"New Developments in Experimental Work," D. E.
Stephens, Superintendent, Sherman Branch Experi
ment Station.
1:00 1:30 Committee meetings.
1:30 3:30 Report of Committees.
3:30 Election of Officers.
Edward Burchell, 65, Stricken by
Heart Attack at Home; Was
Long-Time Resident
Edward Burchell, 65, died at his
farm home near Lexington Monday
evening from a heart attack. Mem
bers of the family were at work
picking turkeys when' Mr. Burchell
collapsed. He was taken immedi
ately to the house tsd died within
five minutes. Though he had been
in ill health for some time, his un
expected passing came as a severe
shock to family and friends. He
would have reached his sixty-fifth
birthday December 6.
Mr. Burchell was a long-time res
ident of the Lexington vicinity, be
ing engaged in wheat farming for
many years. He is survived by his
widow, Mae Burchell; four chil
dren, Edward, Grace, Doris and
Billy, and two brothers, H. N. Bur
chell of Sheridan, and Chas. Bur
chell of Corvallis.
Funeral services have been an
nounced for 2 o'clock, Saturday af
ternoon, at the Christian church in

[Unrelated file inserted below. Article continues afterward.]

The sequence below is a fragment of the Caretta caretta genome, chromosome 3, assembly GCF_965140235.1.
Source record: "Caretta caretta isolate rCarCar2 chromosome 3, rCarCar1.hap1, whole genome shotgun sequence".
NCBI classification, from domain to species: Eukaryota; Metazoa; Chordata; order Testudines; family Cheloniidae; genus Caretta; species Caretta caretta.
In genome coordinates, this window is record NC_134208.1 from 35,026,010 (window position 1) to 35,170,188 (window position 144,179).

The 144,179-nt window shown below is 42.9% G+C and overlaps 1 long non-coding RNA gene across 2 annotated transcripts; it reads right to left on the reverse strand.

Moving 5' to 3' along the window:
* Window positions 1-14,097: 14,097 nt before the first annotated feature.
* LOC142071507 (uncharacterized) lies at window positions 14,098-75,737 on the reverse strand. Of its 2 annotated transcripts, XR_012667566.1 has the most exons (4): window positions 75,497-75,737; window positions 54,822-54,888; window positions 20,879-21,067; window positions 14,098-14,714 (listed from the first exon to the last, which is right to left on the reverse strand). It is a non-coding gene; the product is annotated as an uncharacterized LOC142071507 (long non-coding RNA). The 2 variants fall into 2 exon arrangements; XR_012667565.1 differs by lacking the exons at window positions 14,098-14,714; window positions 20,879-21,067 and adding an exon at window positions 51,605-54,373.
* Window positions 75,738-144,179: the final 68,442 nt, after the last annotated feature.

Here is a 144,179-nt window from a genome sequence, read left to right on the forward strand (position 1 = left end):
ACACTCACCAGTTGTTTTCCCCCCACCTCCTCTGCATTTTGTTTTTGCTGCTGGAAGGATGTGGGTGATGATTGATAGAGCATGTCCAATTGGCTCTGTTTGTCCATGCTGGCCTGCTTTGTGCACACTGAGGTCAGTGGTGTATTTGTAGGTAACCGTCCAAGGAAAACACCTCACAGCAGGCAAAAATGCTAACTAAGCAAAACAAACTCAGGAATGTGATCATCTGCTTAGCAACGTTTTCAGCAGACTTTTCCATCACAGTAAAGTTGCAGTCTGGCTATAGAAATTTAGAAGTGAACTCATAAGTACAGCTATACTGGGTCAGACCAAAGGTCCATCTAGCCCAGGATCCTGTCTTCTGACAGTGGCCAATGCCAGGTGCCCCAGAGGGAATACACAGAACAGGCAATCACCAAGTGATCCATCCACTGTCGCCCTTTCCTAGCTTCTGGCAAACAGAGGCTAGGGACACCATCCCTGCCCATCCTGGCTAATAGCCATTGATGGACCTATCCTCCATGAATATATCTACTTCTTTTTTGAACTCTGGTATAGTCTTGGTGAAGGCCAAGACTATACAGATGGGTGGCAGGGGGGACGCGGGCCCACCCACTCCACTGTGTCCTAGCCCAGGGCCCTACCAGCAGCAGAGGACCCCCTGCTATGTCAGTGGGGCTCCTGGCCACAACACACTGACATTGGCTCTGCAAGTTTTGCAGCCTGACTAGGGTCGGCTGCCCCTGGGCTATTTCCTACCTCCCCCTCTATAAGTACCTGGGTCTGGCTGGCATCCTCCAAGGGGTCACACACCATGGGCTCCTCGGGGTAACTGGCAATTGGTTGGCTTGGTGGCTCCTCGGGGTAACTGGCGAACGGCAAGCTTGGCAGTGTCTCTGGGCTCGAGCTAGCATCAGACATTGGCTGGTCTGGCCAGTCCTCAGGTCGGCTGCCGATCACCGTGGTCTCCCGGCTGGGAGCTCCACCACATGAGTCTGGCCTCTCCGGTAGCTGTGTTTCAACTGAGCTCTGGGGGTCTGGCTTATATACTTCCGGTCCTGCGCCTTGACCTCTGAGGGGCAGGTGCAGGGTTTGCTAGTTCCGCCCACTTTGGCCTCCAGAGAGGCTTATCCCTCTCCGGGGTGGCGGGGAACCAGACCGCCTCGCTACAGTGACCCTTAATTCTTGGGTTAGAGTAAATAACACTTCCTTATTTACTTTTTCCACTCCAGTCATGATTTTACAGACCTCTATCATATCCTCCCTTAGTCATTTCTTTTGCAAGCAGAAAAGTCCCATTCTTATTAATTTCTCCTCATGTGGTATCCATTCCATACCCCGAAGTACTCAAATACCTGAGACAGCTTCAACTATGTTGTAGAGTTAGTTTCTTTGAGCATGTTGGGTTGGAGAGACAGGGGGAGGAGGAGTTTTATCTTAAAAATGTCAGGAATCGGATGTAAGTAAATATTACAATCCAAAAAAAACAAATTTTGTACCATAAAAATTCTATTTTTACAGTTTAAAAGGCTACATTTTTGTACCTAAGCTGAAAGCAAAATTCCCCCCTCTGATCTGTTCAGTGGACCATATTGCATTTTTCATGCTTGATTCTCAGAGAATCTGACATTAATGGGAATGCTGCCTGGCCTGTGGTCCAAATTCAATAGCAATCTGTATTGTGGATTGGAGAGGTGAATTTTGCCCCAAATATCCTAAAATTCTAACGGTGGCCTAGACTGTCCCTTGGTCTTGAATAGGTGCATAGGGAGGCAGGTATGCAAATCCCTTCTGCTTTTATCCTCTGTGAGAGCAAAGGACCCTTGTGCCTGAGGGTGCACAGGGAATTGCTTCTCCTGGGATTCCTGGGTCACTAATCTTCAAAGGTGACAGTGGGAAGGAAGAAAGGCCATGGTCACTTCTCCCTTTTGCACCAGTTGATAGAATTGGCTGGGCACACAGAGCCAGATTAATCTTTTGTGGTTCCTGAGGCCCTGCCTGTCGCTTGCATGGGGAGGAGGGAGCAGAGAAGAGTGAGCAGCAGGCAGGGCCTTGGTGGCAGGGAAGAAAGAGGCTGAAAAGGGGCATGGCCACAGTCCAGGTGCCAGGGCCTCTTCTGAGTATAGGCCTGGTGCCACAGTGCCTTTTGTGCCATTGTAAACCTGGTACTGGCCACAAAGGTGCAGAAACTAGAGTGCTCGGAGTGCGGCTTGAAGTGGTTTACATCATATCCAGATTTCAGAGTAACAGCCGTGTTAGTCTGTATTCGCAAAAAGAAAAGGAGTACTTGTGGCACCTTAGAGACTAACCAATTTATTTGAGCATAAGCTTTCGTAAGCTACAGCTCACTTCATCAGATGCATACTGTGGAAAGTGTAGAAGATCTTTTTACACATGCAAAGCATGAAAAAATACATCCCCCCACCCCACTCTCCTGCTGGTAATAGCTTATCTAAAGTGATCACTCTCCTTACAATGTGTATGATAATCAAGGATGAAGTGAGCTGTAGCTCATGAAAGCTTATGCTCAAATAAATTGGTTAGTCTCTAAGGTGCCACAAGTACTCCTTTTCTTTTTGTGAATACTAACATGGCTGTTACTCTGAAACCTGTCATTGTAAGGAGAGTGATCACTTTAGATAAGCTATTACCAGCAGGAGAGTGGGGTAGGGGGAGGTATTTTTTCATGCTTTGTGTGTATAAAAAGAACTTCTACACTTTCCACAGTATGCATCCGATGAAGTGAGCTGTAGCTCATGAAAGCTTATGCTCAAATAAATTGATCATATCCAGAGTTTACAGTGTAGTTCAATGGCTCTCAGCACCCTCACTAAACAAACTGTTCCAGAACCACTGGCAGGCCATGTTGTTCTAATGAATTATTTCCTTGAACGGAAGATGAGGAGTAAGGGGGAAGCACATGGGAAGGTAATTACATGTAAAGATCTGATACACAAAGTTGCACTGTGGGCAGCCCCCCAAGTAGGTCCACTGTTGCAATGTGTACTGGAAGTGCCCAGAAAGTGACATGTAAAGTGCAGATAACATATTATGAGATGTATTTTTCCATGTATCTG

Lexington, Chas. A. Sias, minister,
officiating. A more complete obit
uary will appear next week.
Oregon "State College, Corvallis,
Nov. 28. Frances Troedson of lone,
sophomore in education at Oregon
State college, was recently appoint
ed on the ticket committee for the
Junior Prom, annual al school for
mal to be held on the tentative date
of March 3. Work by the varoius
committees will start at once. The
queen of the Prom will be chosen
by the men of the junior class this
year according to plans made at a
recent meeting of the committee
chairmen, and selection of the can
didates will start immediately.
Those making the honor roll In
high school on last grade reports
are: Three l's each, Armin Wihlon,
Irene Beamer; two Is each, Clif
ford Yarnell, LaVerne Van Marter,
Joan Pope; one 1 each, Francis
Nickerson, Ralph Currin, Florence
Moyer, Billy Thomson, Alice Bleak-
man, Miriam Moyer, Beth Wright,
Owen Bleakman, Irvin Perlberg,
Jessie French, Jennie Swendig, Bet
ty Doherty, Catherine Healy, Mar
garet Sprinkel, Paul Brown, Dean
Goodman, Dora Bailey.
J. O. Turner, representative in
the legislature from this district
drove up from Sulem where he Is
attending the special session, yes
terday afternoon. He is eating tur
key dinner today with his family
at the home of his parents, Mr
and Mrs. R. W. Turner, following
which he will return to his duties
at the state capitol. Mrs. Turner
Is going to Salem with him, to
remain until the close of the ses'
Mr. and Mrs. J. T. Lumley took